Cantina gets busy on the wharf
Location is primo, food is catching up
Make way for the pig!
Stretched out as if for dissection, lacquered skin shining, it’s being maneuvered through the throng at Temazcal Tequila Cantina, one of Boston’s many new upscale Mexican restaurants. Opened on the South Boston waterfront in April, Temazcal is part of the Liberty Wharf development, which draws hordes of tourists, office workers, dudes in baseball caps, and women in short dresses and tall heels on a daily basis. Crowded, frenetic, Liberty Wharf is a huge success, and my own personal nightmare. I am in the minority. If you want to feel what it’s like to run with the bulls, or participate in a protest in Tahrir Square, this may be as close as you’ll come in the Boston area.
Temazcal is a beautiful space, with a small dining room and a larger bar and lounge area. There are walls lined with candles, warm wood accents, and oversize lanterns and chandeliers hanging from the ceiling. Then there is the view - the main attraction. Glass doors along one side of the restaurant retract, opening to a deck that overlooks the harbor. It is gorgeous. So on a Thursday evening, Temazcal is cheek by jowl. (Fitting that it’s named for a traditional Mexican sweat lodge.) This makes progress difficult for a roast pig destined to be carved tableside. Its bier inches through the masses. A woman turns and sneezes violently in its direction. Looks like I’ll be skipping the pig.
If I get to eat at all, that is. “The wait is three hours,’’ the hostess says, and she can’t promise we’ll get a table before the kitchen closes. She tells us to come back in an hour for a light-up buzzer. Temazcal is too loud for cellphone communication. Maybe that’s why it doesn’t take reservations. Fortunately, I have visited enough times to know that the restaurant is located on a fault line in the space-time continuum. The hostess always says there’s a three-hour wait, and it generally takes less than an hour.
Temazcal’s chef is Todd Hall, whom the Globe profiled in June. He emerged as a culinary talent in Arizona in the ’90s, winning recognition from the James Beard foundation. Early success was followed by personal tragedy, addiction, and recovery, about which he is very open. He is open about everything else, too. Chefs have many ways of interacting with reviewers on the phone or in e-mail - some are friendly, some aloof; some ask directly how you like their food, others play it cool. Not many regularly e-mail to offer unvarnished comment on everything from the local dining scene to the challenges of running a restaurant. Hall does.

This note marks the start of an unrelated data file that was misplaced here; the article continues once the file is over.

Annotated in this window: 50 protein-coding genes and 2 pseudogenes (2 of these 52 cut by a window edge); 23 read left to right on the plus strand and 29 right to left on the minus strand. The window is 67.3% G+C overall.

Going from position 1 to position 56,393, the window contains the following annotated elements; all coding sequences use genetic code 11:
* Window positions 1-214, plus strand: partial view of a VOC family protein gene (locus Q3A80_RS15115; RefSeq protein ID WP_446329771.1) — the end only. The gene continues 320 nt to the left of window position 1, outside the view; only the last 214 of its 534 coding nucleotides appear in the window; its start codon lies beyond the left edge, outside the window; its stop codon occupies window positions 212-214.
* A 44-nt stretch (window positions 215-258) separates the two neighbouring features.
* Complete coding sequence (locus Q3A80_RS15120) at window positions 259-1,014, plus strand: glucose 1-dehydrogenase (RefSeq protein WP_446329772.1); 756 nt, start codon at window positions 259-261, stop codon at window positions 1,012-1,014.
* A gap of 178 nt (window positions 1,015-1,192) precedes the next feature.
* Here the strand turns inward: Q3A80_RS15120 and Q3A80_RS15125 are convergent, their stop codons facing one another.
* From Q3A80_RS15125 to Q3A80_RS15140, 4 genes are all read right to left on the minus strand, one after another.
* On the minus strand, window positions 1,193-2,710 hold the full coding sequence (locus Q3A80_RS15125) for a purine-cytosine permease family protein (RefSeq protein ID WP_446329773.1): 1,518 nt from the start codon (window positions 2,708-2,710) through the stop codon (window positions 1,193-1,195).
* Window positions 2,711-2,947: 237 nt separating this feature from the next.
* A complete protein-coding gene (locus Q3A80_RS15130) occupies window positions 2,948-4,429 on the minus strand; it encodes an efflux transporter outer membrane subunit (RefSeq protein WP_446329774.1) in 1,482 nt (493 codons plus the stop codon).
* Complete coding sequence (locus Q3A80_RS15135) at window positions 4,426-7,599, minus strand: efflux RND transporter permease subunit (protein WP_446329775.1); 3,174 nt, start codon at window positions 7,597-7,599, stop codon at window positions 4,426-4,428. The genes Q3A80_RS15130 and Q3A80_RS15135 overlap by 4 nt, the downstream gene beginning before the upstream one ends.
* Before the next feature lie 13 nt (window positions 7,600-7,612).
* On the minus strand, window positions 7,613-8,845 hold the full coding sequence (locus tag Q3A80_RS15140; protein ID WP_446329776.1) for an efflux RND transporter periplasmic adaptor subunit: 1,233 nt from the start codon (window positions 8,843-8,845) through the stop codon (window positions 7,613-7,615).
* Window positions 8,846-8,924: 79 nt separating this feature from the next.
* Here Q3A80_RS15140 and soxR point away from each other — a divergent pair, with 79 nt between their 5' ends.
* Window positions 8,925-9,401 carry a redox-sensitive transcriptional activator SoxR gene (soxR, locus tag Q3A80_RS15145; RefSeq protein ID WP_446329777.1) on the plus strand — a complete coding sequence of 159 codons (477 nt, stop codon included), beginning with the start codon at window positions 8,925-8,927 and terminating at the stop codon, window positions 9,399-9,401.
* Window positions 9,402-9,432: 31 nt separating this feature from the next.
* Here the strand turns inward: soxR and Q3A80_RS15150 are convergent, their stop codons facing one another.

Thus, I can say he would be the first to admit the food at Temazcal is a work in progress, because he has.
An early visit produces a meal memorable for its insipidity. A dish of barbacoa is so tasteless and tough the person who ordered the braised short rib begins referring to it as “barfacoa.’’ The lechon asado, or roast pork, looks as dull as the whole pig it’s carved from is arresting. Served with jus and tortillas, it’s brown on brown on brown. It tastes brown, too - savory pork with gravy, but lacking heat or brightness or contrasting flavors. Guacamole is served in a molcajete, the traditional mortar and pestle, but its texture is slick rather than chunky. It doesn’t have the vibrant taste of freshly mashed, ripe avocado. Shrimp tacos, at least, are a pleasure, accompanied by cabbage slaw and served in a wooden stand, trapped like a prisoner in the stocks.